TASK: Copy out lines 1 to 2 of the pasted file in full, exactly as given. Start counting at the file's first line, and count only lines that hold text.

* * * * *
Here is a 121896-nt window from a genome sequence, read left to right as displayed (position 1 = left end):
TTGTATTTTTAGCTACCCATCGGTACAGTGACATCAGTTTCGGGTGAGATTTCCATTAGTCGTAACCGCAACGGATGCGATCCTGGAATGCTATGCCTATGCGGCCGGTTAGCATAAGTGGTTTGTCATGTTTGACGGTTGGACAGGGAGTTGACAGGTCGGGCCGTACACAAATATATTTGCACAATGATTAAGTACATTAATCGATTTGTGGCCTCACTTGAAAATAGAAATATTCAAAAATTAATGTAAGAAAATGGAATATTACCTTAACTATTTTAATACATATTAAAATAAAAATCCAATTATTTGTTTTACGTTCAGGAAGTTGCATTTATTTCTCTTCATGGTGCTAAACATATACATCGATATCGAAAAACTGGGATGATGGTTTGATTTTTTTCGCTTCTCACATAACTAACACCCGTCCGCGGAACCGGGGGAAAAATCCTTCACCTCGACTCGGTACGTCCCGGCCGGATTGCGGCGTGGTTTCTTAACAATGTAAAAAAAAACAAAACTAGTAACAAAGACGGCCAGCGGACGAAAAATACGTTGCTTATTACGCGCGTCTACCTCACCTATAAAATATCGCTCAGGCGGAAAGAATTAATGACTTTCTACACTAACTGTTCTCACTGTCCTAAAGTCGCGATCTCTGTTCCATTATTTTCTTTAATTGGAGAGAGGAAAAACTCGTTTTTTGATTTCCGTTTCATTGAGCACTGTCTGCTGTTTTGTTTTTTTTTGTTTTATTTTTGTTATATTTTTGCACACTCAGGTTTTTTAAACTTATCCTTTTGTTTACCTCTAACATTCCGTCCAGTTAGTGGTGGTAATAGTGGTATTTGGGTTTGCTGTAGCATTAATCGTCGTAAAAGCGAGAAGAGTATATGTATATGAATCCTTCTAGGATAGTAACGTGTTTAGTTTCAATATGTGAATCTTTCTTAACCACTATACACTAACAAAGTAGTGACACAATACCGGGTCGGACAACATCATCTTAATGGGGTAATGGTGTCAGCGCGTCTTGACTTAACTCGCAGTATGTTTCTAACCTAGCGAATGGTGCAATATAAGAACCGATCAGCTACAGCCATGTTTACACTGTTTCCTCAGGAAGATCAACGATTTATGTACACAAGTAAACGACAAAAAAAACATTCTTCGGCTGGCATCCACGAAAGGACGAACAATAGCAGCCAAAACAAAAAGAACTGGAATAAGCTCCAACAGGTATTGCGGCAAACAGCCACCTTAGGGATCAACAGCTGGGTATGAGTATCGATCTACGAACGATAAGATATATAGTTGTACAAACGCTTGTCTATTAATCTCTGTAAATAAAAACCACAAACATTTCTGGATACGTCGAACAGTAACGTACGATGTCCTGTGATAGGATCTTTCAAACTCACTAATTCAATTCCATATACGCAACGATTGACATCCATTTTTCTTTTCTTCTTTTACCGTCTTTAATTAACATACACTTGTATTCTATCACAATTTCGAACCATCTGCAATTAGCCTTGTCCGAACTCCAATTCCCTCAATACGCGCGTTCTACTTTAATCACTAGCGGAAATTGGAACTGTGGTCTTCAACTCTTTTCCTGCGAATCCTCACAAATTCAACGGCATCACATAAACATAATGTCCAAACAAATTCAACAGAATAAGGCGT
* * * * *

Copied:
Here is a 121896-nt window from a genome sequence, read left to right as displayed (position 1 = left end):
TTGTATTTTTAGCTACCCATCGGTACAGTGACATCAGTTTCGGGTGAGATTTCCATTAGTCGTAACCGCAACGGATGCGATCCTGGAATGCTATGCCTATGCGGCCGGTTAGCATAAGTGGTTTGTCATGTTTGACGGTTGGACAGGGAGTTGACAGGTCGGGCCGTACACAAATATATTTGCACAATGATTAAGTACATTAATCGATTTGTGGCCTCACTTGAAAATAGAAATATTCAAAAATTAATGTAAGAAAATGGAATATTACCTTAACTATTTTAATACATATTAAAATAAAAATCCAATTATTTGTTTTACGTTCAGGAAGTTGCATTTATTTCTCTTCATGGTGCTAAACATATACATCGATATCGAAAAACTGGGATGATGGTTTGATTTTTTTCGCTTCTCACATAACTAACACCCGTCCGCGGAACCGGGGGAAAAATCCTTCACCTCGACTCGGTACGTCCCGGCCGGATTGCGGCGTGGTTTCTTAACAATGTAAAAAAAAACAAAACTAGTAACAAAGACGGCCAGCGGACGAAAAATACGTTGCTTATTACGCGCGTCTACCTCACCTATAAAATATCGCTCAGGCGGAAAGAATTAATGACTTTCTACACTAACTGTTCTCACTGTCCTAAAGTCGCGATCTCTGTTCCATTATTTTCTTTAATTGGAGAGAGGAAAAACTCGTTTTTTGATTTCCGTTTCATTGAGCACTGTCTGCTGTTTTGTTTTTTTTTGTTTTATTTTTGTTATATTTTTGCACACTCAGGTTTTTTAAACTTATCCTTTTGTTTACCTCTAACATTCCGTCCAGTTAGTGGTGGTAATAGTGGTATTTGGGTTTGCTGTAGCATTAATCGTCGTAAAAGCGAGAAGAGTATATGTATATGAATCCTTCTAGGATAGTAACGTGTTTAGTTTCAATATGTGAATCTTTCTTAACCACTATACACTAACAAAGTAGTGACACAATACCGGGTCGGACAACATCATCTTAATGGGGTAATGGTGTCAGCGCGTCTTGACTTAACTCGCAGTATGTTTCTAACCTAGCGAATGGTGCAATATAAGAACCGATCAGCTACAGCCATGTTTACACTGTTTCCTCAGGAAGATCAACGATTTATGTACACAAGTAAACGACAAAAAAAACATTCTTCGGCTGGCATCCACGAAAGGACGAACAATAGCAGCCAAAACAAAAAGAACTGGAATAAGCTCCAACAGGTATTGCGGCAAACAGCCACCTTAGGGATCAACAGCTGGGTATGAGTATCGATCTACGAACGATAAGATATATAGTTGTACAAACGCTTGTCTATTAATCTCTGTAAATAAAAACCACAAACATTTCTGGATACGTCGAACAGTAACGTACGATGTCCTGTGATAGGATCTTTCAAACTCACTAATTCAATTCCATATACGCAACGATTGACATCCATTTTTCTTTTCTTCTTTTACCGTCTTTAATTAACATACACTTGTATTCTATCACAATTTCGAACCATCTGCAATTAGCCTTGTCCGAACTCCAATTCCCTCAATACGCGCGTTCTACTTTAATCACTAGCGGAAATTGGAACTGTGGTCTTCAACTCTTTTCCTGCGAATCCTCACAAATTCAACGGCATCACATAAACATAATGTCCAAACAAATTCAACAGAATAAGGCGT